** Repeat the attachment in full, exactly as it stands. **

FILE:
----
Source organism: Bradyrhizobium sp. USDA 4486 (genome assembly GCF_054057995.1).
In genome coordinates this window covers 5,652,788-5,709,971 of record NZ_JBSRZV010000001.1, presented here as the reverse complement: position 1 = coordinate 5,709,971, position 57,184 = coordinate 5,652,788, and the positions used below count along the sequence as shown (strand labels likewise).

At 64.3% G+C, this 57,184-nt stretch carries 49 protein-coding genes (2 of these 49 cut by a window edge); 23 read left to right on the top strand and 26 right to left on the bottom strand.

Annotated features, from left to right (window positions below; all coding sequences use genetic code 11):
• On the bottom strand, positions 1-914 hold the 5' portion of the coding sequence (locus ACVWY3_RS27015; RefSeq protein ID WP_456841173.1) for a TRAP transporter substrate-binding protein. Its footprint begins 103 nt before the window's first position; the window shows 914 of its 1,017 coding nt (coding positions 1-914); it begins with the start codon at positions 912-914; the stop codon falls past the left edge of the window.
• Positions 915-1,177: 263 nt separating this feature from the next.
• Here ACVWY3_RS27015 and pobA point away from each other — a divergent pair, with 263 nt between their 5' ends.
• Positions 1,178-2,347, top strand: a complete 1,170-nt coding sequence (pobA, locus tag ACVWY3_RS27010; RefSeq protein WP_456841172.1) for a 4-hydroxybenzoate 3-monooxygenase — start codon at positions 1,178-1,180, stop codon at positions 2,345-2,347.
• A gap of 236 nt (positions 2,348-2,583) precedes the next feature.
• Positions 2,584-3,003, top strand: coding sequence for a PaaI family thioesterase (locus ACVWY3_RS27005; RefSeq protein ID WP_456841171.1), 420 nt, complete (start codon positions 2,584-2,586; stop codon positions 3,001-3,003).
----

Source organism: Bradyrhizobium sp. USDA 4486 (genome assembly GCF_054057995.1).
In genome coordinates this window covers 5,652,788-5,709,971 of record NZ_JBSRZV010000001.1, presented here as the reverse complement: position 1 = coordinate 5,709,971, position 57,184 = coordinate 5,652,788, and the positions used below count along the sequence as shown (strand labels likewise).

At 64.3% G+C, this 57,184-nt stretch carries 49 protein-coding genes (2 of these 49 cut by a window edge); 23 read left to right on the top strand and 26 right to left on the bottom strand.

Annotated features, from left to right (window positions below; all coding sequences use genetic code 11):
• On the bottom strand, positions 1-914 hold the 5' portion of the coding sequence (locus ACVWY3_RS27015; RefSeq protein ID WP_456841173.1) for a TRAP transporter substrate-binding protein. Its footprint begins 103 nt before the window's first position; the window shows 914 of its 1,017 coding nt (coding positions 1-914); it begins with the start codon at positions 912-914; the stop codon falls past the left edge of the window.
• Positions 915-1,177: 263 nt separating this feature from the next.
• Here ACVWY3_RS27015 and pobA point away from each other — a divergent pair, with 263 nt between their 5' ends.
• Positions 1,178-2,347, top strand: a complete 1,170-nt coding sequence (pobA, locus tag ACVWY3_RS27010; RefSeq protein WP_456841172.1) for a 4-hydroxybenzoate 3-monooxygenase — start codon at positions 1,178-1,180, stop codon at positions 2,345-2,347.
• A gap of 236 nt (positions 2,348-2,583) precedes the next feature.
• Positions 2,584-3,003, top strand: coding sequence for a PaaI family thioesterase (locus ACVWY3_RS27005; RefSeq protein ID WP_456841171.1), 420 nt, complete (start codon positions 2,584-2,586; stop codon positions 3,001-3,003).